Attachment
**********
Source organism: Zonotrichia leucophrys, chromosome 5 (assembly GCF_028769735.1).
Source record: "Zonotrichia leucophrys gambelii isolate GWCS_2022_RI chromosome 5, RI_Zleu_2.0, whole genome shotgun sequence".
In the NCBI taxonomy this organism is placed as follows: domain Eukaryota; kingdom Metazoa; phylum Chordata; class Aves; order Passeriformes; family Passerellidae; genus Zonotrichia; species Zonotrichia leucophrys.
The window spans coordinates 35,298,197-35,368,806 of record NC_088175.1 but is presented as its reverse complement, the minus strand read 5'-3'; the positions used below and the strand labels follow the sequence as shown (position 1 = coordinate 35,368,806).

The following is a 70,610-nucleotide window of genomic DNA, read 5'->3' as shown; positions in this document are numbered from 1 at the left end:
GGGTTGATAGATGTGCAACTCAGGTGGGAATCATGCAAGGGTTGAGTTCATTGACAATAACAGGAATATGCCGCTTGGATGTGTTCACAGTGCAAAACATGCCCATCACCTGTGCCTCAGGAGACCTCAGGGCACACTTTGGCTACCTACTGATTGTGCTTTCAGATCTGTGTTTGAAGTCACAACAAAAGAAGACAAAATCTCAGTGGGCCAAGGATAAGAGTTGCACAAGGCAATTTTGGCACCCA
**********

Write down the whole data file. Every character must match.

Source organism: Zonotrichia leucophrys, chromosome 5 (assembly GCF_028769735.1).
Source record: "Zonotrichia leucophrys gambelii isolate GWCS_2022_RI chromosome 5, RI_Zleu_2.0, whole genome shotgun sequence".
In the NCBI taxonomy this organism is placed as follows: domain Eukaryota; kingdom Metazoa; phylum Chordata; class Aves; order Passeriformes; family Passerellidae; genus Zonotrichia; species Zonotrichia leucophrys.
The window spans coordinates 35,298,197-35,368,806 of record NC_088175.1 but is presented as its reverse complement, the minus strand read 5'-3'; the positions used below and the strand labels follow the sequence as shown (position 1 = coordinate 35,368,806).

The following is a 70,610-nucleotide window of genomic DNA, read 5'->3' as shown; positions in this document are numbered from 1 at the left end:
GGGTTGATAGATGTGCAACTCAGGTGGGAATCATGCAAGGGTTGAGTTCATTGACAATAACAGGAATATGCCGCTTGGATGTGTTCACAGTGCAAAACATGCCCATCACCTGTGCCTCAGGAGACCTCAGGGCACACTTTGGCTACCTACTGATTGTGCTTTCAGATCTGTGTTTGAAGTCACAACAAAAGAAGACAAAATCTCAGTGGGCCAAGGATAAGAGTTGCACAAGGCAATTTTGGCACCCA